Select Language: | Question Answers | Feedback
Vachanas: Sharanas have chronicled their experiences and path towards divinity in unique literature known as Vachana . The word Vachana means ‘Speech’. It also means a verbal promise. Vachanas of the Sharanas are the means to purify one in word, action, and vision. Composed in simple language, yet carrying profound philosophy and thought provoking ideas, Vachanas form the backbone of the path of Guru Basavanna Typically small verses/poetry of 4-8 lines, they prescribe to a format-free writing, not imposing any grammatical or literary restrictions on the authors. Yet, Vachanas possess musical and emotional quality.
It is interesting to see how Sharana s convey complex concepts in simple Vachanas. Often, they draw examples from familiar day-to-day experiences and use them as similes and metaphors to drive home profound ideas. Some Vachanas convey different meaning based on the level of an aspirant. Some Vachanas state the message and follow it with an example or explanation. Yet others use common images and experiences to orient the minds of the reader to the proper context and then deliver the message. Vachanas are the first hand narrative of Sharanas and were also seasoned by the scrutiny of fellow mystics.
Guru Basavanna realized the value of chronicling and organizing Vachanas. Each Sharana has used a penname that seems be drawn from his/her first divine connection. These divine insignia are incorporated towards the end of the Vachana clearly identifying the author. For instance, Guru Basavanna has used Kudalasagamadeva as his penname drawing from the place where he first realized his divine mandate. He seems to have anticipated the confusion that would arise about the authenticity of Vachanas and formulated this system to retain the genuineness of the mystic sayings. Sharanas have also classified and categorized the Vachanas of major Vachanakaras into step-by-step levels, giving us a framework to absorb the concepts of the path of Basavanna.
Written in simple language and drawing graphic examples from day-to-day life, Vachanas form the basis of a unique mystic literature that was penned by the mystics themselves. Often, using examples from everyday life, Sharanas have conveyed abstract concepts and mystic experiences. Vachanas cover a wide spectrum of subject matter with the idea of guiding aspirants towards experiencing divine bliss. It covers the philosophical, cosmological, scientific, and theological aspects with the same ease as it handles the interpersonal relationships, emotional turmoil, instincts, and shortcomings of human beings. It takes an extremely scientific and logical approach in dealing with the cosmology, universe, and its creation. Vachanas are the blue print left behind by Sharanas that help us transform our day-to-day by making it more purposeful and meaningful.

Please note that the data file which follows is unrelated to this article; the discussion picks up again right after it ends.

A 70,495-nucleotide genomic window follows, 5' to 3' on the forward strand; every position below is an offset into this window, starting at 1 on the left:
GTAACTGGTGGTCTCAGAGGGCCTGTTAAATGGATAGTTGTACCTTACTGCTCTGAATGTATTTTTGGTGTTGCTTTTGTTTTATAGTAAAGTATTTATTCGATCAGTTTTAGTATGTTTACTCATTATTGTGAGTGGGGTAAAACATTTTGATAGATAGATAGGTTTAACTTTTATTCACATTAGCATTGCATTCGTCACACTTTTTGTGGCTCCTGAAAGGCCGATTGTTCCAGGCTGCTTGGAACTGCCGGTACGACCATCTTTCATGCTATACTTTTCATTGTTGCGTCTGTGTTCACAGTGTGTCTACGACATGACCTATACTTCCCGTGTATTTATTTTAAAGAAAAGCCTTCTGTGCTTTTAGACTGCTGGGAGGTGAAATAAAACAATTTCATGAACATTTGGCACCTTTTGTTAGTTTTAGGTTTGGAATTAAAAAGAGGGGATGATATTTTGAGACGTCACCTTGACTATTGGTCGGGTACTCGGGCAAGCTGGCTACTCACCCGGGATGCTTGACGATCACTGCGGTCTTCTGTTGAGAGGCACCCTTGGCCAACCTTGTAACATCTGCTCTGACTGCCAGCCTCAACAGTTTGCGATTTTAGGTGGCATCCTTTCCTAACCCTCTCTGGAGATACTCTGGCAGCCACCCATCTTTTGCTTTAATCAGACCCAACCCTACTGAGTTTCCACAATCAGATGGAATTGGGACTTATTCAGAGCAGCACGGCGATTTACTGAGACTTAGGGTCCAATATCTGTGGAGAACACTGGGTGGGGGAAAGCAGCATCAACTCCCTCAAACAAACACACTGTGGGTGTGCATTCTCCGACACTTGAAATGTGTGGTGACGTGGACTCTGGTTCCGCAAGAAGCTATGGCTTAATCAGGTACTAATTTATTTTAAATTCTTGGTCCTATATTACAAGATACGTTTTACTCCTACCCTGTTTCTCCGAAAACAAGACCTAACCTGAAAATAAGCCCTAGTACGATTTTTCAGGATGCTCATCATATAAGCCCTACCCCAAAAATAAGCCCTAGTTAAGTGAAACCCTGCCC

The rise of Lingayatism heralded a new chapter in the annals of Kannada literature. Basavanna and other saints communicated their beliefs and ideas in Kannada which was the commoners' language unlike Sanskrit which was understood only by the Brahmins at that time. It saw the birth of the Vachana style of literature with the Lingayat philosophy at its core. The Vachanas were pithy poems of a devotional nature that expounded the ideals of Lingayatism. Saints and Sharanas like Allama Prabhu, Akka Mahadevi, Siddarama and Basava were at the forefront of this development during the 12th century. Siddarama (Siddarameswar) of Solapur (Sonnalagi) is considered to be one of the five prophets of the Lingayat (Veerashaivism) religion and a Kannada poet who was a part Basavanna's Veerashaiva revolution during the 12th century. Siddharama claims to have written 68,000 vachanas, out of which 1379 remain in existence. His philosophy was one of service to mankind, the path of Karmayoga. He shared the worldview of other vachana poets in his rejection of blind conventions and caste and sex discrimination and emphasis on realization through personal experience. He borrowed metaphors from diverse spheres of everyday life. Apart from vachanas, he wrote several devotional works in tripadi. Sarvagna was a later lingayat vachana poet of the 17th century who wrote thousands of succinct vachanas in tripadi style.
Vachanas were primarily targeted at the common person and sought to demystify God, as large sections of society had been deprived of access to the texts. The Jangamas played a central role in the propagation of the Vachanas.